Gagarin: First in Space AKA Gagarin. Pervyy v kosmose
R2 - United Kingdom - Entertainment One
Review written by and copyright: Samuel Scott (9th June 2014).
The Film

***This is a technical review only. For reviews on the movie from various critics, we recommend visiting HERE.***


In 1961 Yuri Gagarin blasted off from Vostok, Russia to become the first man in space. It was a mission fraught with danger as he rocketed into unknown territory and an uncertain fate. Part of an elite squad of cosmonauts, Gagarin rose through the ranks his awe-inspiring bravery setting him apart as the best of the best.

At last the epic story of this visionary pioneer is brought to the screen in Gagarin, an awe-inspiring story of what can happen when you reach for the stars.

"Gagarin: First in Space" is a beautifully realised and magnificently shot space saga that tells the true story of the man whose heroism opened the door to manís conquest of the stars. Released to coincide with the 80th anniversary of Yuri Gagarinís birth, the filmmakers have also added a sweet touch, editing the film to run at 108 minutes, exactly the same amount of time Gagarin spent in space orbiting the earth.


Entertainment One are releasing "Gagarin: First in Space" at an aspect ratio of 1.85:1, which, according to the technical specs over at IMDB, appears to be incorrect. Seemingly, the original aspect ratio is 2.35:1, and looking at screenshots of the German Blu-ray from Ascot Elite, I have no reason to doubt that.

The notable inaccuracy of an incorrect aspect ratio is a real shame to this release, because, apart from that, the transfer is quite strong. Aside from some minor edge enhancement and some aliasing (especially on the potential astronaut's beds at 62:26, or the house at 99:45), we have a trouble free presentation. There are a lot of dreary colours in the palette here, mainly those showcasing the poverty and conditions during Gagarin's younger years, yet when required, the lighter colours really pop. The orange of Gagarin's space suit as he lands back to Earth, the blue sky, and the subtle glare of the sun, all look great. Details are also strong throughout, most notably in facial close-ups and props in the forefront of the screen, whilst shadow details are noticeable, but not perfect. There are no scratches or nicks.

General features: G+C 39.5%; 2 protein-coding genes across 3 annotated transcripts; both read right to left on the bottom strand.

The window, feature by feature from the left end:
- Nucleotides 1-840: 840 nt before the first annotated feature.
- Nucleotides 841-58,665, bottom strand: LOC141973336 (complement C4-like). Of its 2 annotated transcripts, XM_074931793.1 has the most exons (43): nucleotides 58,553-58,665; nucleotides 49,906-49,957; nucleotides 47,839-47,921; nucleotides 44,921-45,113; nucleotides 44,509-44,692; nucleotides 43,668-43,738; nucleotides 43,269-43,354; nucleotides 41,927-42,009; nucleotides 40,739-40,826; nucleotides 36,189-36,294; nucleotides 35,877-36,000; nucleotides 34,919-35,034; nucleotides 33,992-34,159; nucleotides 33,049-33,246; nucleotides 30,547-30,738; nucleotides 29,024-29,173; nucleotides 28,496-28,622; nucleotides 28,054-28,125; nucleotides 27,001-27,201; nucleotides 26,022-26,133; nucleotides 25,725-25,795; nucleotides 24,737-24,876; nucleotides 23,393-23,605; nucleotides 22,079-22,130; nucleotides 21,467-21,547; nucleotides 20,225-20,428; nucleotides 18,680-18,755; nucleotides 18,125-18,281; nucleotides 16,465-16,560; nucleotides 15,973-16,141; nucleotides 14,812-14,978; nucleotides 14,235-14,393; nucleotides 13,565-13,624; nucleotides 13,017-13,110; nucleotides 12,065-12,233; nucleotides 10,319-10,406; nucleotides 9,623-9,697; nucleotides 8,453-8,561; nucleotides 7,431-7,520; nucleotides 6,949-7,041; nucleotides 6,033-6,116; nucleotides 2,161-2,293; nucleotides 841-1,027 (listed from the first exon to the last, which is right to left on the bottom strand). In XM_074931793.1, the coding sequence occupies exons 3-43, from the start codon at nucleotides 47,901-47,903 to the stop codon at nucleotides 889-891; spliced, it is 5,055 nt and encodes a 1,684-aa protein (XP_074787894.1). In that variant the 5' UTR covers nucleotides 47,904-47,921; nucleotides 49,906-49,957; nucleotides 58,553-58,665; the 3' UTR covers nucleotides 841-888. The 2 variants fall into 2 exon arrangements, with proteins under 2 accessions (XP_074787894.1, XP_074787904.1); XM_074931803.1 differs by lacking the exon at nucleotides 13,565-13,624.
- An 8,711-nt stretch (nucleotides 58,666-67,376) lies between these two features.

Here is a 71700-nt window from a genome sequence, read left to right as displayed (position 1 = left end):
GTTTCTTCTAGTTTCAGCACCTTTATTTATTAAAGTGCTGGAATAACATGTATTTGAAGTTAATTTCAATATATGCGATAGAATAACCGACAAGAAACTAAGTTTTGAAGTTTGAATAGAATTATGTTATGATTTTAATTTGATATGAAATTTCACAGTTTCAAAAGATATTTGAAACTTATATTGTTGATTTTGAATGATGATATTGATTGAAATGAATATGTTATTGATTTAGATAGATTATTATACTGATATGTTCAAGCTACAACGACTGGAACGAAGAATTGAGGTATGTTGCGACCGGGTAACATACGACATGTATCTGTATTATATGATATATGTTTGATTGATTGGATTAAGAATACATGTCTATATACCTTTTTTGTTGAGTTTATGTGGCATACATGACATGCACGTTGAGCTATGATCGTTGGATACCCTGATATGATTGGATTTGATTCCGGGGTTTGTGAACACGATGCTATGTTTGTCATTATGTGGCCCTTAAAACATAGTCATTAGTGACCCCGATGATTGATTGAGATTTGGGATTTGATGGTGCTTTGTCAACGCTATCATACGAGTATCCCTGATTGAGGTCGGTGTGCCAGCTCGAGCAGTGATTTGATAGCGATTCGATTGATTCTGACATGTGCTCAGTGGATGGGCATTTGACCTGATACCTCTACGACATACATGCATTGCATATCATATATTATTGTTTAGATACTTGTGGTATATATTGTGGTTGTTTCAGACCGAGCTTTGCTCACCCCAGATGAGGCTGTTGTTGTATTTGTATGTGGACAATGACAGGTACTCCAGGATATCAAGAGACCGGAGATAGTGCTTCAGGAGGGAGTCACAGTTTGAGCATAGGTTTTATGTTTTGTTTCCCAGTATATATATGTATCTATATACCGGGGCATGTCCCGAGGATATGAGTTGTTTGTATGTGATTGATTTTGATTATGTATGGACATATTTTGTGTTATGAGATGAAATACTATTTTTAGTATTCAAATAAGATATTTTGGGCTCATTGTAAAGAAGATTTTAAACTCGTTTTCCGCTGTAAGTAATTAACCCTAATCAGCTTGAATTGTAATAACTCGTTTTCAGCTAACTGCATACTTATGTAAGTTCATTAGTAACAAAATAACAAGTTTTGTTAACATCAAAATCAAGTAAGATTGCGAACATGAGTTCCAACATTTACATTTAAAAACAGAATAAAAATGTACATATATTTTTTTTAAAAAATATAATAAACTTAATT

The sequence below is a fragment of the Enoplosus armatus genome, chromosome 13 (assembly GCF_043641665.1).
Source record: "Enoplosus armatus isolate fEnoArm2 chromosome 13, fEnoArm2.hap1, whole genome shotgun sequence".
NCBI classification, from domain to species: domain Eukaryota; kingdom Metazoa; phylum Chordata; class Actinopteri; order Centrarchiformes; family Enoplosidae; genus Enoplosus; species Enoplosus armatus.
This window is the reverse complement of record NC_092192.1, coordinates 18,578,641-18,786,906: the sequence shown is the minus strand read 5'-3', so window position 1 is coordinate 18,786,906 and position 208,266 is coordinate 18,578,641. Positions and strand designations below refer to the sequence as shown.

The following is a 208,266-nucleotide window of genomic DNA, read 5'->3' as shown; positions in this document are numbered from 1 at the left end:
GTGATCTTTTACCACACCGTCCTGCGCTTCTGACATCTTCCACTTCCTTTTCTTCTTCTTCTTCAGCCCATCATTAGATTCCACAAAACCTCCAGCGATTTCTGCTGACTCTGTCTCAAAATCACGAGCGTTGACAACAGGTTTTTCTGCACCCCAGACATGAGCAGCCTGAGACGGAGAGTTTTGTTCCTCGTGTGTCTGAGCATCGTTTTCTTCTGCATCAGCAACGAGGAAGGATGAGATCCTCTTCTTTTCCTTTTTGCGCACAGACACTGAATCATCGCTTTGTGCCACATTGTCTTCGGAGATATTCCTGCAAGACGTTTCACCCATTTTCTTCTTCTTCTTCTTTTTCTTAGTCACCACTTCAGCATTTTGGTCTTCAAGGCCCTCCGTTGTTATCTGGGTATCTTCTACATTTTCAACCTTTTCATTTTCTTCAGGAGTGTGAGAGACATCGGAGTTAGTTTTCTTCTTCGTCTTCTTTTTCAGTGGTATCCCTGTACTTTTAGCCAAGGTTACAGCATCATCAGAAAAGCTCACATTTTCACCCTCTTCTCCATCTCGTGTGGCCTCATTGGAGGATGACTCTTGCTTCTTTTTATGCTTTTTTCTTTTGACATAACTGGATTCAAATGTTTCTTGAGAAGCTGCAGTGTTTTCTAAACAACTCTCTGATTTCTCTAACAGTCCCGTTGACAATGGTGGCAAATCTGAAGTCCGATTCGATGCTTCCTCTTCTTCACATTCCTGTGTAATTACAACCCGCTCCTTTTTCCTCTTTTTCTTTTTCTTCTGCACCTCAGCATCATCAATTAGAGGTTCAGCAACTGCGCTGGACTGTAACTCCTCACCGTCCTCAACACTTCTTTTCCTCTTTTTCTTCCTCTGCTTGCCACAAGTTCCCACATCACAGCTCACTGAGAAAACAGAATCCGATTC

The disc is PAL, and the feature, like Gagarin's time in space, runs for 108:12.


There are two options available here:
- Russian Dolby Digital 5.1
- Russian Dolby Digital 2.0 Stereo

For my viewing, I opted for the Russian Dolby Digital 5.1 track, which was more than adequate. Although the surrounds aren't used a huge amount, they are used in a subtle manner that really adds to the atmosphere. The score takes up most of the surround action, but we also get some occasional location background noise which shows adequate directionality and separation. The dialogue can sound a little flat here and there, but more often than not, depth is above average. There are no issues with the track such as background hiss or volume inconsistencies, and I noticed no scratches or drop outs.

Optional subtitles have been included in English.


The sole extra of note is a "Making Of" featurette, which is presented in Russian with optional English subtitles. Clocking in at 23:57, it's surprising to see the film footage in the original aspect ratio here, considering the actual film transfer has been inexplicably changed. This is a pretty good extra, with plenty of interview footage from various cast and crew members, discussing the ins and outs of the film. The picture quality of the extra is quite poor at times, but it's a welcome addition to the disc.

Start-up Trailers:
- "Earth to Echo" (2:18)
- "Tracks" (1:53)
- "Jimmy's Hall" (2:05)


The Film: C+ Video: C+ Audio: B Extras: D Overall: C+


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